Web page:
Many people have written to me regarding campaigns of interest to them. Below you can read my position on some of the most recent campaigns people have contacted me about.
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The Cost of Living (Tenant Protection)(Scotland) Bill has been rushed and poorly consulted on. Stakeholders barely had any time to review the Bill and MSPs had less than three days to scrutinise the Bill from start to finish.
Scotland is already experiencing a housing shortage and the SNP-Green Government, and Labour, must realise that the rent freeze risks the removal of vital housing stock from the market, making the housing crisis even worse and with it, higher rents and homelessness in the long-run.
Therefore, this legislation will not help address the cost-of-living crisis. In fact, it may make things worse by
increasing evictions due to increased financial pressures on landlords, forcing tenants to look at potentially more expensive accommodation elsewhere. It is also unfair that that this protection is being made available to renters while there is no similar support for homeowners with mortgages.
As Patrick Harvie has indicated that the rent cap will not be lifted for private tenancies, the situation will only get worse while social rented tenants, who were likely to see an average rent increase of 6.1%, could now face an 11.1% jump when the rent freeze for them expires.
Rent freezes in other European countries and cities have caused more harm than good when imposed. In Ireland where rent controls have been imposed, the number of available properties for rent in August 2022 plummeted to 716. In Stockholm, renters have had to wait multiple years on waiting lists to rent properties. In Berlin, rent controls have created a ‘grey economy’ whereby landlords have demanded that tenants pay ridiculous prices for furniture, kitchen appliances, and other basic amenities as a condition of renting.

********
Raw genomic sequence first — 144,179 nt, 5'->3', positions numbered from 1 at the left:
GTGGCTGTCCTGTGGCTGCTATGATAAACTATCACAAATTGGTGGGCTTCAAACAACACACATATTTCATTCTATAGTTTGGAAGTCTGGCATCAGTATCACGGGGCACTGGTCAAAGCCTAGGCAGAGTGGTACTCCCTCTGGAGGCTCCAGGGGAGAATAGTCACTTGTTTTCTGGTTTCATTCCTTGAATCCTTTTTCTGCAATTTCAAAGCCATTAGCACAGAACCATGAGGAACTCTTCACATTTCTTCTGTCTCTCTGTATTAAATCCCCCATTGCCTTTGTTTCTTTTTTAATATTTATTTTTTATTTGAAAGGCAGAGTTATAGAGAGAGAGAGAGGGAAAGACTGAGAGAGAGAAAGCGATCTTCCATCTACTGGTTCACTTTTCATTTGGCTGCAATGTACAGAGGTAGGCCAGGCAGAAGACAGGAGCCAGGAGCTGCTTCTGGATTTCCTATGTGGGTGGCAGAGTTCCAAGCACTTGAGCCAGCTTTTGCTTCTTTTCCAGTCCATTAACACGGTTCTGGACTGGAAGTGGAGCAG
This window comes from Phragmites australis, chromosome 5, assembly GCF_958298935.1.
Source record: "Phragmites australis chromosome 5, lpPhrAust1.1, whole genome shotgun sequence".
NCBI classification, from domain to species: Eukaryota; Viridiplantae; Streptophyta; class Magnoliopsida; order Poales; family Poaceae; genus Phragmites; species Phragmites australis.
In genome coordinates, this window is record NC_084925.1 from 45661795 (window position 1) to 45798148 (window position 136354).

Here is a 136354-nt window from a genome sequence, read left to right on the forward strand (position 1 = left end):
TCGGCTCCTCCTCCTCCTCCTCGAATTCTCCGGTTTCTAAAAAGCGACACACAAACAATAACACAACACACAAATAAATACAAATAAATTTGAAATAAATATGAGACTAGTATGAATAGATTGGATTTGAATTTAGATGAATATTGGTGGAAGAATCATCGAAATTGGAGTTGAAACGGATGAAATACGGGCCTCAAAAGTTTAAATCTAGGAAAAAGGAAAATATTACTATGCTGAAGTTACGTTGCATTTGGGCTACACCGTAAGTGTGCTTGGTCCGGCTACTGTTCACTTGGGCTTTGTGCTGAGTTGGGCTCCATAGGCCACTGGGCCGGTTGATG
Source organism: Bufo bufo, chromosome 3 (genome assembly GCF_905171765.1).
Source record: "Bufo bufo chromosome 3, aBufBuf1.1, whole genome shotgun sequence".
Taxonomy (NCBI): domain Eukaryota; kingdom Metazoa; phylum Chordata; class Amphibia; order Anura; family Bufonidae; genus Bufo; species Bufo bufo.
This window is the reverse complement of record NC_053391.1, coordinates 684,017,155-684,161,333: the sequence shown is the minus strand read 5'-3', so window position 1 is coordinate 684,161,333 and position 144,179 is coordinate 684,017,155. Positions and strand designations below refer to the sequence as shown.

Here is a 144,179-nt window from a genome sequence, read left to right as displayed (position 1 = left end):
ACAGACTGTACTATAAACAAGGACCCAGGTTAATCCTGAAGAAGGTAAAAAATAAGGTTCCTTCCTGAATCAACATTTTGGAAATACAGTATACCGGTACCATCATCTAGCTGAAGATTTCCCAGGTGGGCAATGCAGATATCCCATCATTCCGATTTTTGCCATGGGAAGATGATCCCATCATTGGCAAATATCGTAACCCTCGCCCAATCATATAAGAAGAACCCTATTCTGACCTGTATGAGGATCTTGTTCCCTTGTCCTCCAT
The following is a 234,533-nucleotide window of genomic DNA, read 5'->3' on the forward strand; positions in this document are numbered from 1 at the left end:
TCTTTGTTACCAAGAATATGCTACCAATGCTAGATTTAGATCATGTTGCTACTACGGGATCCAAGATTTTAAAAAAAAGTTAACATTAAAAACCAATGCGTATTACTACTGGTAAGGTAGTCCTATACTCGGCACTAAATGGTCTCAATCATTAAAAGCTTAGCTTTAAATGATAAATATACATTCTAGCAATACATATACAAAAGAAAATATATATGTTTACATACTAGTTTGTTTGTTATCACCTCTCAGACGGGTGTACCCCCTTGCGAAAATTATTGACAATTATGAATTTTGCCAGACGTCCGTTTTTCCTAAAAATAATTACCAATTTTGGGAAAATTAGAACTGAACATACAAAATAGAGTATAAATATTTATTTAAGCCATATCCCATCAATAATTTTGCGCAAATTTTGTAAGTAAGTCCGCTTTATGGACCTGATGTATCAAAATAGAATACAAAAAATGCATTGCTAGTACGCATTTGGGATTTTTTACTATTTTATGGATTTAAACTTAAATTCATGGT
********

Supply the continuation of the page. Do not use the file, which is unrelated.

The housing crisis has been apparent for years and is a direct result of the SNP’s failure to meet their own housebuilding targets and decision to close down schemes, such as the Help to Buy Scheme and the First Home Fund for first time buyers. The Scottish Conservatives believe that the best way to address this crisis is through increased home building across all sectors and have set out plans to build 25,000 new homes across Scotland each year and by introducing a Rent to Own scheme.
GP services in Scotland
I share your concerns that access to face-to-face appointments at GP surgeries remains limited for some people in Scotland. While general practice is keen to open itself up for more face-to-face appointments, and GPs have worked tirelessly throughout the pandemic, the SNP Government’s poor workforce planning means that GPs remain under huge pressure. With that said, I am clear that patient preference needs to be met through a balance of appointment types. People deserve to be able to see their GP in person if they feel that they require it and the SNP Government must do more to help facilitate this.